The Welty Biennial celebrates Eudora Welty as a visionary American: author, photographer, witness and reporter of the state of Mississippi to the world.

Sunlight and Dust by Cole Dickerson

When Eudora Welty was a girl growing up in downtown Jackson, Mississippi a hundred years ago she took photographs of what she saw around her. She called her photographs snapshots: they were taken fast, in a snap. Years later, when Eudora Welty had become a famous writer, she explained: a good snapshot keeps a moment from running away.

From April 28 through June 15 children, ages 6-18, from the Jackson area submitted over 50 snapshots to The Welty Biennial Snapshot Contest.   The photographs spoke to three themes:  2 Things in 1 Image, Old & New, and Everyday Made Special.  

From now through July 2 the winning snapshots, enlarged and artfully framed, are on display in The Upper Atrium at The Arts Center of Mississippi, 201 East Pascagoula.  On July 2, from 5-7pm, the Board of Directors of The Welty Biennial invites you to a Closing Reception, at The Arts Center of Mississippi, honoring The Snapshot Contest Winners.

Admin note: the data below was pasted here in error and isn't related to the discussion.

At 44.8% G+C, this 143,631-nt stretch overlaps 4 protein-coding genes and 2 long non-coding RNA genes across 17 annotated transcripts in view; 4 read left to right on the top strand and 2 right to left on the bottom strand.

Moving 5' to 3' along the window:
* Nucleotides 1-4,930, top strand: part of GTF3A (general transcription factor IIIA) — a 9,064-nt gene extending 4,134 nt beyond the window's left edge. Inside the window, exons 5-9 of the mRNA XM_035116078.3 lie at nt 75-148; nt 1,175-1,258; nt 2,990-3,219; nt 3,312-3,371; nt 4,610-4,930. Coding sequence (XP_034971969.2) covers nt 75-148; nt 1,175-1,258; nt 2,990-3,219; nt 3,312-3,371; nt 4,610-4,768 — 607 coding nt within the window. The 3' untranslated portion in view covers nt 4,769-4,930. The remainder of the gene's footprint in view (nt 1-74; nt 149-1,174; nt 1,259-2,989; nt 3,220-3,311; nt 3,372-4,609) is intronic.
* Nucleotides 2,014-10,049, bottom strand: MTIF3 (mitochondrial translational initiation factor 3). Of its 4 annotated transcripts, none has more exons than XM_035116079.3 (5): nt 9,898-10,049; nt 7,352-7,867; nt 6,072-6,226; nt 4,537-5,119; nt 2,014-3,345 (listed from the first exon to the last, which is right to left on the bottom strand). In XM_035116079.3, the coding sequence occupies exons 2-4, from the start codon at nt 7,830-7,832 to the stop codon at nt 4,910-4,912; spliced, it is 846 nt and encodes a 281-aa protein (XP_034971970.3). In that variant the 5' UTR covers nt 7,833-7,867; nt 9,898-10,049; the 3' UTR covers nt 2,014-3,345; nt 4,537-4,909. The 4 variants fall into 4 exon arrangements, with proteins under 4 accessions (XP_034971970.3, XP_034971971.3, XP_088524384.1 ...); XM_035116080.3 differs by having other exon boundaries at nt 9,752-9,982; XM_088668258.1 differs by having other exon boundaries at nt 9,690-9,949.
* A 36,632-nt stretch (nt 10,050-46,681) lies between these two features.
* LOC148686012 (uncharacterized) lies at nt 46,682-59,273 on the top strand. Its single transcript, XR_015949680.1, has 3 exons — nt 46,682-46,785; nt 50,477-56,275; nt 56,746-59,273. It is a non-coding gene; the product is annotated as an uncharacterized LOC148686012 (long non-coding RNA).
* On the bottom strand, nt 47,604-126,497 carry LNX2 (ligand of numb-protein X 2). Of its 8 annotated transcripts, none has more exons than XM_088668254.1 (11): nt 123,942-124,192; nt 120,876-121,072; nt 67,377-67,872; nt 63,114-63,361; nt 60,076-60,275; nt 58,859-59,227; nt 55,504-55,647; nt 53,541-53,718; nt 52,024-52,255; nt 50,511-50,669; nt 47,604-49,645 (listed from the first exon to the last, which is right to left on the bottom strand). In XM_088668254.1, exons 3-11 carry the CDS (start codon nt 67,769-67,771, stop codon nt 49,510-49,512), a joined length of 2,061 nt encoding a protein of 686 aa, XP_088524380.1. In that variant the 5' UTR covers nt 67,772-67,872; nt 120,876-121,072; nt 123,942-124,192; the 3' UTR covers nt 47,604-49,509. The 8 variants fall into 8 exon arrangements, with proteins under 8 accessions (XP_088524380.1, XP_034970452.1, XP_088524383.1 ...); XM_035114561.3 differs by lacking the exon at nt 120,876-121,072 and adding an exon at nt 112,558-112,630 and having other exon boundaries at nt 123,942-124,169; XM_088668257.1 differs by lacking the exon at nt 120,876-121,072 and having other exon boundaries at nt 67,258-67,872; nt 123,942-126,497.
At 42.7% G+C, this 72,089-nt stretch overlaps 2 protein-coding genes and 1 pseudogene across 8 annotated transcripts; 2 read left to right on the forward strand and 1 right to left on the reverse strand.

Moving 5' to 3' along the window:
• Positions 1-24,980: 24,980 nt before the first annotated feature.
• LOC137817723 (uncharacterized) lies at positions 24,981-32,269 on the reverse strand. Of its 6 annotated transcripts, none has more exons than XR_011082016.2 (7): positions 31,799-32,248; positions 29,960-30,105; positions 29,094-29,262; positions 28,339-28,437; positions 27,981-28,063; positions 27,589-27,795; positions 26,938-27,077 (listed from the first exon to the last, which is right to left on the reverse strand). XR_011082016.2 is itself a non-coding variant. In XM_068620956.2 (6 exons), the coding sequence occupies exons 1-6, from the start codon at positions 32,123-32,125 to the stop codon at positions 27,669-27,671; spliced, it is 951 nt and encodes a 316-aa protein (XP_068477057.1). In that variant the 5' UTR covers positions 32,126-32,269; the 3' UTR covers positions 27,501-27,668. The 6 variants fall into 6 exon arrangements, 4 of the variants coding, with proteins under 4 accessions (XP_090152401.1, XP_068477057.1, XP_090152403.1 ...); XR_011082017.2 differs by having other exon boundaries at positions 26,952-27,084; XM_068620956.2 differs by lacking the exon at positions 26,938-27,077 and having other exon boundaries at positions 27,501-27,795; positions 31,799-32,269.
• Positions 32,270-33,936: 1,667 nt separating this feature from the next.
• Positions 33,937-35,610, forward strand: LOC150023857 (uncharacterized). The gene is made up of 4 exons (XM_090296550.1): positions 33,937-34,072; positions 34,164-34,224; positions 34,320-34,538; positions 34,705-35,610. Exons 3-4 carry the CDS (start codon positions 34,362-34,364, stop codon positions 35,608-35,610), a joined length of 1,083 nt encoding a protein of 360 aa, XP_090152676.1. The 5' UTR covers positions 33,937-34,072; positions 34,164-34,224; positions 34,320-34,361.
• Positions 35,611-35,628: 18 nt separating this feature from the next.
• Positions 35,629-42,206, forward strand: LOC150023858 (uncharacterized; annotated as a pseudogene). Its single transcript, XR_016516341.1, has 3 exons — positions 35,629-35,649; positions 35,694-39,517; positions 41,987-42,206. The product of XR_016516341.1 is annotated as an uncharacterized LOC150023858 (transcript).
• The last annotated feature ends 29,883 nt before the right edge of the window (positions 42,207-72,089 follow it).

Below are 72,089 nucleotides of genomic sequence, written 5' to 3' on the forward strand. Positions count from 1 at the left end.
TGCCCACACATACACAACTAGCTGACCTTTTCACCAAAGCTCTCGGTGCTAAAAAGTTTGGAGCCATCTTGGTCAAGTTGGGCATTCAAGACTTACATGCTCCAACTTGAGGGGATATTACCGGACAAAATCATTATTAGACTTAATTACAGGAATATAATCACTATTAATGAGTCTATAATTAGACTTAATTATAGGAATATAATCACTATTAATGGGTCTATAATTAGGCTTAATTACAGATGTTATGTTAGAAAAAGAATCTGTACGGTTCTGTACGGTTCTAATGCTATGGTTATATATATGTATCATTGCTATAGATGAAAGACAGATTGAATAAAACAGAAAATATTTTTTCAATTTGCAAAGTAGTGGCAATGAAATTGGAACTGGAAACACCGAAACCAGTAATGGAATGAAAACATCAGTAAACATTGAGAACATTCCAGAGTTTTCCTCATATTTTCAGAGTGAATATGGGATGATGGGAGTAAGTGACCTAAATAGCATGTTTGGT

A place that ever was lived in is like a fire that never goes out. – from Some Notes on River Country by Eudora Welty

For twelve weeks, beginning 10 April 2015, the first Welty Biennial will circle out from the Mississippi Museum of Art in Jackson, Mississippi, the capital of the state, where Miss Welty was born, grew up as a child, and made her home for the rest of her life. Related events, installations, performances, and contests will take place throughout the city within walking distance of the Mississippi Museum of Art in downtown Jackson.

Classical Mississippi is the theme of the first Biennial. Eudora Welty’s imagination was fed by an awareness of the classical Greek heritage to be found all around her in Jackson, from the columned buildings in her neighborhood, including the Capitol Building, to ruins in a field and the stars in the sky.

The Welty Biennial exhibits include ninety double-exposure photographs by American surrealist Clarence John Laughlin, nine modernist constellation sculptures by James Seawright, and an uptodate interpretation of the sculpture of the Goddess of Mississippi on the Capitol pediment. Events include a concert by the Mississippi Symphony Orchestra, video on the dome of the Jackson Planetarium, and a dance party at the Welty House Museum. A Snapshot Contest for Jackson schoolchildren aims to pass on Eudora Welty’s vision to a new generation.

All Welty Biennial events and exhibits are free.

Photo Credits